Why Can't I File Drawback On All Duties, Taxes, And Fees?
Duty drawback is a basic principle of US international trade law. Simply put, the process of drawback allows 99% of import taxes or duties, along with other taxes and fees paid on imported merchandise, to be refunded upon the exportation of those items subject to drawback provisions under the law. This refund is available to you even if another party did the importing. More than $600 million is recovered annually through the US duty drawback program, and companies are reportedly paying 20% of those refunds to service providers to help them get refunds from US Customs and Border Protection (CBP), the agency which administers the program. CBP believes that up to 85% of potential refunds go unclaimed each year.
Duty Drawback Background
The principles of duty drawback date back to the establishment of the US federal government in 1789. Drawback was established to create jobs, increase manufacturing in the US and encourage the export of US goods to foreign countries. However, the concept of drawback today exists in the trade policies of nearly all economically developed countries. In brief, US duty drawback is an export-promotion program, one intended to eliminate or recover the costs of duties, taxes, and fees on goods sold in international, non-domestic markets. Remarkably, drawback is one of the few export incentive programs allowed under the rules of the World Trade Organization (WTO). The US duty drawback law is codified at Title 19 US Code (19 USC) Section 1313.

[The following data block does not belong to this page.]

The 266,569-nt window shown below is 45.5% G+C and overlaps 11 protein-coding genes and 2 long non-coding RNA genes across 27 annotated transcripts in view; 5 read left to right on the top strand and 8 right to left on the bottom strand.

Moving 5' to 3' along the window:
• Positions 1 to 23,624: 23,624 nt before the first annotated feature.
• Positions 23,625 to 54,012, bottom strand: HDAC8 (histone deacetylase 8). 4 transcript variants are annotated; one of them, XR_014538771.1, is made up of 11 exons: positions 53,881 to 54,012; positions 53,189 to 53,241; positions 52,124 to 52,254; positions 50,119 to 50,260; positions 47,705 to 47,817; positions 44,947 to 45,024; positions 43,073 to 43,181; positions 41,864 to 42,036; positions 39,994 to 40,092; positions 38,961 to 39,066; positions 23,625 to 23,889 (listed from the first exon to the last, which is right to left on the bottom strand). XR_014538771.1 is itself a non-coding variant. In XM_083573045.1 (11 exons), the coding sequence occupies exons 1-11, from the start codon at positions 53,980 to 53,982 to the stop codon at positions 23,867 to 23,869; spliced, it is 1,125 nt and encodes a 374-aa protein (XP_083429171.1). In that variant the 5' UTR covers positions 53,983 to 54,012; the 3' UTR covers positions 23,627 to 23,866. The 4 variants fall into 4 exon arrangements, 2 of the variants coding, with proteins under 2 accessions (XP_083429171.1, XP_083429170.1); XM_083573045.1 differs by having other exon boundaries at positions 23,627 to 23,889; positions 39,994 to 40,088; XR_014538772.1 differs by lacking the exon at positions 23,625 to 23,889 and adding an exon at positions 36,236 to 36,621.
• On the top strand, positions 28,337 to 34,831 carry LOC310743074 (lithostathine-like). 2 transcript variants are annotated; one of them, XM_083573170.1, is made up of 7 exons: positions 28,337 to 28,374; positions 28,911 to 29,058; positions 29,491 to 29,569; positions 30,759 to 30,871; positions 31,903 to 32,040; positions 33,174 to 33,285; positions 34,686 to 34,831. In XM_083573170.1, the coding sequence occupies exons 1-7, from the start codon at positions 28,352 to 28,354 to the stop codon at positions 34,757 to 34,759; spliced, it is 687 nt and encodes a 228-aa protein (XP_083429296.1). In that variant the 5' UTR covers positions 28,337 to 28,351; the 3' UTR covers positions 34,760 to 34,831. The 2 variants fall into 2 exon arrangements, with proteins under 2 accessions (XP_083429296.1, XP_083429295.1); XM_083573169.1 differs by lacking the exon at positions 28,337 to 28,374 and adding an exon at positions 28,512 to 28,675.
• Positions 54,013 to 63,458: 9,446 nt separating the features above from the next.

The US duty drawback program has long been recognized as a powerful means by which importers may reduce the impact of tariff duties on their imported goods, and similarly to the act of importing, drawback is actually a business privilege. It is not a right. For this reason, there are strict compliance and drawback regulations that must be followed.
Drawback And Modernization: What’s New?
On December 18, 2018, CBP published in the Federal Register a Final Rule that modernized duty drawback, something that was required by the Trade Facilitation and Trade Enforcement Act of 2015 (TFTE). President Barack Obama had signed the TFTE Act into law in 2016, which amended 19 USC Section 1313, the duty drawback law. The amended law significantly changed many aspects of drawback, including substitution drawback, a process by which a party is now entitled to a refund of the taxes, fees, and duties paid on imports when other merchandise is exported under the same Harmonized Tariff Schedule of the US (HTSUS) subheading in a one-to-one fashion. How? Well, 19 USC Section 1313 was amended to eliminate the subjective “commercially interchangeable” standard for substitution in favor of allowing drawback for any items classified under the same 8-digit HTSUS number that was used in connection with the corresponding imported merchandise.
The amended drawback law also extended the period of time within which substitution drawback may occur from 3 to 5 years between import and export of the corresponding merchandise. The further extension of time has been of great benefit to those who want to claim substitution drawback. In addition, the amended law has simplified recordkeeping requirements. Those seeking refunds now have much more needed time to pair imported merchandise to that which will be exported, meaning that there is a bit more opportunity and a lot less pressure to provide CBP with the supporting documentary evidence needed to establish solid drawback claims.
CBP’s 2018 “Modernizing Drawback” Final Rule resulted in an addition to Title 19 Code of Federal Regulations (19 CFR) -- Part 190. The new regulations are quite clear about the various instances in which drawback is not permitted. Drawback is prohibited in the following instances: